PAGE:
To serve salmon the traditional New England way, you’ll have to pair it with some green peas. And if you’re really striving for 18th-century authenticity, enjoy the whole meal with some turtle soup, like John and Abigail Adams supposedly did on the first Fourth of July. (You can still be a patriot without the soup, though.)


After years of pent-up frustration, the colonies let loose upon hearing the words of the Declaration of Independence in 1776. Military personnel and civilians in the Bowling Green section of Manhattan tore down a statue of King George III and later melted it into bullets; the King’s coat of arms was used as kindling for a bonfire in Philadelphia; and in Savannah, Georgia, the citizens burnt the King in effigy and held a mock funeral for their royal foe.

Independence Day celebrations began to look a bit more familiar the following year, as the July 18, 1777 issue of the Virginia Gazette describes the July 4 celebration in Philadelphia:

“The evening was closed with the ringing of bells, and at night there was a grand exhibition of fireworks, which began and concluded with thirteen rockets on the commons, and the city was beautifully illuminated. Everything was conducted with the greatest order and decorum, and the face of joy and gladness was universal.”

There were even ships decked out in patriotic colors lining harbors and streamers littering city streets. Once you get past the mock funerals and rioting of 1776, modern Independence Day celebrations have stuck pretty close to the traditions started in 1777.


Massachusetts recognized the Fourth of July as an official holiday on July 3, 1781, making it the first state to do so. It wasn’t until June 28, 1870 that Congress decided to start designating federal holidays [PDF], with the first four being New Year’s Day, Independence Day, Thanksgiving, and Christmas. This decreed that those days were holidays for federal employees.


Eighty-five years before the Fourth of July was even recognized as a federal holiday, one tradition began that continues to this day. Billed as “America’s Oldest Fourth of July Celebration,” the town of Bristol, Rhode Island, has been doing Independence Day right since 1785.

The festivities began just two years after the Revolutionary War ended, and 2017 will be its 232nd entry. Over the years the whole thing has expanded well beyond July 4; the town of 23,000 residents now begins to celebrate the United States on Flag Day, June 14, all the way through to the 2.5-mile July 4 parade. What began as a “patriotic exercise”—meaning church services—has morphed into a cavalcade of parades, live music, food, and other activities.


From the oldest to the shortest, the Fourth of July parade in Aptos, California, is just a hair over half a mile long. Taking up two city blocks, and measuring just .6 miles, this brief bit of patriotism features antique cars, decorated trucks, and plenty of walkers. Afterward, there’s a Party in the Park, where folks can enjoy live music, food, and games.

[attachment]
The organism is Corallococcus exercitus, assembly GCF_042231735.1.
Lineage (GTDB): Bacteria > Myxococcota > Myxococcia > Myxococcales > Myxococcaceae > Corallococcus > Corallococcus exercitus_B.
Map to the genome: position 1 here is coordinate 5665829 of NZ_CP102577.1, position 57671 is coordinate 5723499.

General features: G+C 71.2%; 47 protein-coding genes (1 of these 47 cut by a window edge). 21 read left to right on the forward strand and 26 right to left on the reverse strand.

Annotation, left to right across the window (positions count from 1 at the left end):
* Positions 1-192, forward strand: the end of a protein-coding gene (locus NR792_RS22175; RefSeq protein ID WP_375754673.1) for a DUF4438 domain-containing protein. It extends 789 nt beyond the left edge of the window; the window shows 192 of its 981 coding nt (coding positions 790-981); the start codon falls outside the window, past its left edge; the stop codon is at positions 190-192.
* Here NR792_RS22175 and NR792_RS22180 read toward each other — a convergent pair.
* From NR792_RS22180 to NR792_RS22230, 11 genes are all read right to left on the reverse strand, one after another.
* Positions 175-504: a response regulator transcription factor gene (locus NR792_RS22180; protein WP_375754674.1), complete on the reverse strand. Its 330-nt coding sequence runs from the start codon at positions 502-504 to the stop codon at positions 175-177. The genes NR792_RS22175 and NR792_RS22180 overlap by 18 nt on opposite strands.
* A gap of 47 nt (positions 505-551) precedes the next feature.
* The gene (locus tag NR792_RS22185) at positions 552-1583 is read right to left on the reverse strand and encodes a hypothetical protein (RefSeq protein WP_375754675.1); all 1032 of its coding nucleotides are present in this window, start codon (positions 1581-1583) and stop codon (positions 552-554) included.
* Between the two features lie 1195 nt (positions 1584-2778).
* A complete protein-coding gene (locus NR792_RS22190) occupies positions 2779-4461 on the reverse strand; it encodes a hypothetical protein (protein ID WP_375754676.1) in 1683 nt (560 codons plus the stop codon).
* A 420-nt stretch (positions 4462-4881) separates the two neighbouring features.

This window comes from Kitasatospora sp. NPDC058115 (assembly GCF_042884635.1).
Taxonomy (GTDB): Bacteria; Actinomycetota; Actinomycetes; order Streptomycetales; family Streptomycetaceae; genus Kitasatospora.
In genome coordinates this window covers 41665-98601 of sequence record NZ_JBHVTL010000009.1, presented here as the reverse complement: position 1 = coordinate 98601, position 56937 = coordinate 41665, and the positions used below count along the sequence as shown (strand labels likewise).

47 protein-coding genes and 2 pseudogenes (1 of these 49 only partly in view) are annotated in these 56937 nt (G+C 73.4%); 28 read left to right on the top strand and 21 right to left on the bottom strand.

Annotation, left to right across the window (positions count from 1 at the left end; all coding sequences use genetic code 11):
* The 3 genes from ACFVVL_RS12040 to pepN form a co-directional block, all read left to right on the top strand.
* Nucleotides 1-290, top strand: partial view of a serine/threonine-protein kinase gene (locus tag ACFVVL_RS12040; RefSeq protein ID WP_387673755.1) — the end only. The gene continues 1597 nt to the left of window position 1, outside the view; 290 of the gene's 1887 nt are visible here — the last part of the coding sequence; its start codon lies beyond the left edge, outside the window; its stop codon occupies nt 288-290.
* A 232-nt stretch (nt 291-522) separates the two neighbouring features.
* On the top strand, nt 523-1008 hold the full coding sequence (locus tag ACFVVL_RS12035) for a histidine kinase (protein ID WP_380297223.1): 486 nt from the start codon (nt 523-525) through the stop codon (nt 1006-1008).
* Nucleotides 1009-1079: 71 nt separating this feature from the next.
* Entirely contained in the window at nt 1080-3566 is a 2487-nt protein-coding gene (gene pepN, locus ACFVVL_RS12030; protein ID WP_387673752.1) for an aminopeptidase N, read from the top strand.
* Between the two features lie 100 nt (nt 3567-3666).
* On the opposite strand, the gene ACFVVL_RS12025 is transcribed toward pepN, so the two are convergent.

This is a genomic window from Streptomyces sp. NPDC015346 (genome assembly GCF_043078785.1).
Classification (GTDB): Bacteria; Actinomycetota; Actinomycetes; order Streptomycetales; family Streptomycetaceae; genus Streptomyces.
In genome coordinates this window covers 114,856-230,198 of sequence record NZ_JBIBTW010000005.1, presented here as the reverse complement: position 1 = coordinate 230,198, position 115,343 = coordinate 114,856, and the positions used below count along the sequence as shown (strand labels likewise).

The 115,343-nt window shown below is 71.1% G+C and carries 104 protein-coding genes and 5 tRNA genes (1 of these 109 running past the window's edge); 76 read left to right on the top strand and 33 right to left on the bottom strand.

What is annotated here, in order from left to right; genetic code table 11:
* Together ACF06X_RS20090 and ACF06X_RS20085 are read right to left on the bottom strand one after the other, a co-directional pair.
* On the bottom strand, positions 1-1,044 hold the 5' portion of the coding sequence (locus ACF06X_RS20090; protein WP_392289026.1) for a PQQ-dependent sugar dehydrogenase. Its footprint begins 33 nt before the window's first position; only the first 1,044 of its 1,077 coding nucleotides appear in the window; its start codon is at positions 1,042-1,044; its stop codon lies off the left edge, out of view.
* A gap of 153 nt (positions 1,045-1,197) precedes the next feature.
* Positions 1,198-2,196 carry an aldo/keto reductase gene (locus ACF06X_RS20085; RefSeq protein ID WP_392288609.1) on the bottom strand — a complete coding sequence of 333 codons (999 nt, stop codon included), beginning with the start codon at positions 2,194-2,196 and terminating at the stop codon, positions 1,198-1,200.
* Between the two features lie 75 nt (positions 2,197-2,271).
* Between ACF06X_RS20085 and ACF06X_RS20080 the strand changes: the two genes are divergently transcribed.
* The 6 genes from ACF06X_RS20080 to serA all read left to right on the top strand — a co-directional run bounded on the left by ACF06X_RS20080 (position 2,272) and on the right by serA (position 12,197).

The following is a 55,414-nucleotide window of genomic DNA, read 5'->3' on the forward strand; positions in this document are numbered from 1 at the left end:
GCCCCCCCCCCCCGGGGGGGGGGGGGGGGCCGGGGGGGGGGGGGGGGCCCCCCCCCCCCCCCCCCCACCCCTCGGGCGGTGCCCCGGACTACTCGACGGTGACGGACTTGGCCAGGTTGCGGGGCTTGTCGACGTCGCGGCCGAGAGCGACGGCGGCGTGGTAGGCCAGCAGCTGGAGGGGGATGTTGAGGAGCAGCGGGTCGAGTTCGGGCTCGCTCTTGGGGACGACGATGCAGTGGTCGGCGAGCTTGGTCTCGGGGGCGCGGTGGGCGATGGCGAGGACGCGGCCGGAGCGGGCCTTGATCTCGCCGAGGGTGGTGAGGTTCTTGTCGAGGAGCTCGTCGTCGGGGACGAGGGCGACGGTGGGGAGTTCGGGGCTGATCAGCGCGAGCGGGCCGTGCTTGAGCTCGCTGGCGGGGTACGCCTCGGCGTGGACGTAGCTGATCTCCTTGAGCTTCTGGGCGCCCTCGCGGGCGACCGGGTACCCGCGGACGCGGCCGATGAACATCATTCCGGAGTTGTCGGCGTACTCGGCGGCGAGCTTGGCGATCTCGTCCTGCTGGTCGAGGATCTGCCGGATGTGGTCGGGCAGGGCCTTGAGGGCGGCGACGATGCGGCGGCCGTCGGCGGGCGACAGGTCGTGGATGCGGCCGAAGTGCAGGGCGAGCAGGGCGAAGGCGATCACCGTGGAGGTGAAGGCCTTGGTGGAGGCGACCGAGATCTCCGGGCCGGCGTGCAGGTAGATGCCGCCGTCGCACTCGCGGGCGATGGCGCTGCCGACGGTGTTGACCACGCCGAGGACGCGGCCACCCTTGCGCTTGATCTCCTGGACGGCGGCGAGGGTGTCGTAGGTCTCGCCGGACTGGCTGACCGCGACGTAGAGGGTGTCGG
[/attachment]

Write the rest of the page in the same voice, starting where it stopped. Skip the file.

lovelandbeat - fourth of July article - fireworks

According to the American Pyrotechnics Association, around 15,000 fireworks displays will take place for the Fourth of July holiday (even if some aren’t exactly on July 4). Though pricing varies, most small towns spend anywhere from $8000-$15,000 for a fireworks display, with larger cities going into the millions, like the Boston Pops Fireworks Spectacular at around $2.5 million.

  1. The modern flag was designed by a high school student as part of a class project

 The American flag has gone through many alterations as the regions grew and even reached beyond its borders. The modern “50-star flag,” however, has an interesting story behind its creation. High school student Robert G. Heft of Lancaster, Ohio was assigned to create a new “national banner” for America that would recognize the statehood of Alaska and Hawaii. Heft simply added two extra stars to the flag to give it an even 50 and stitched his own design. His teacher only gave him a “B-minus” for his effort, so he sent his project to President Dwight D. Eisenhower for consideration and a change of grade. Eisenhower chose his design personally and the new flag was officially adopted in 1960. His teacher then gave him an “A” instead.

  1. Slow on the Uptake

It took 15 years for people to officially start calling July 4th Independence Day (1791), another 80 for Congress to make it an unpaid holiday (1870), and yet another 68 (1938) for the 4th to be officially recognized as a paid holiday vacation. It wasn’t until 1992 that Lee Greenwood plagued the holiday with the hit country song, “God Bless the U.S.A.”

  1. Why is there a Barbecuelovelandbeat - fourth of July article- barbecue

The tradition of grilling out didn’t actually get going in earnest until the early 1800s, but Virginia colonists had been barbecuing large animals over a pit for years by then in a tradition they imported, apparently, from the West Indies, according to Slate. The practice is said to have spread as political leaders began staging rallies to mark Independence Day and drew crowds by staging massive barbecues featuring whole pigs and oxen. 

  1. About Jefferson being the author…

Thomas Jefferson is known as the author of the Declaration of Independence, but while he was the man officially responsible for drafting a formal statement of why the 13 colonies should break from Britain, the document was written by a five-man committee made up of Jefferson, Franklin, Adams, Roger Sherman, and Robert Livingston. According to History.com, Jefferson was not recognized as its principal author until the 1790s.

  1. “Pursuit of Happiness”

Arguably the most famous line in the Declaration of Independence is the second sentence of the preamble, which begins, “We hold these truths to be self-evident, that all men are created equal, that they are endowed, by their Creator, with certain unalienable Rights, that among these are Life, Life, Liberty and the pursuit of Happiness.” But as originally drafted by Thomas Jefferson, the pursuit was not of happiness, but of “Property.” As the story goes, Benjamin Franklin convinced Jefferson to make the change because “property” was too “narrow” a notion.

That’s it! Quite a good number, right? The next time you’ll be celebrating Fourth of July, you would not keep on asking why there were a lot of barbecues, hot dogs and fireworks, plus, you get to answer those curious little minds in the family. Which among those Fun facts do you know and which are not? We’d love to hear your thoughts and reactions! J

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Lori Jacobs, SFR Short Sale and Foreclosure Specialist Contact: (970)250-1999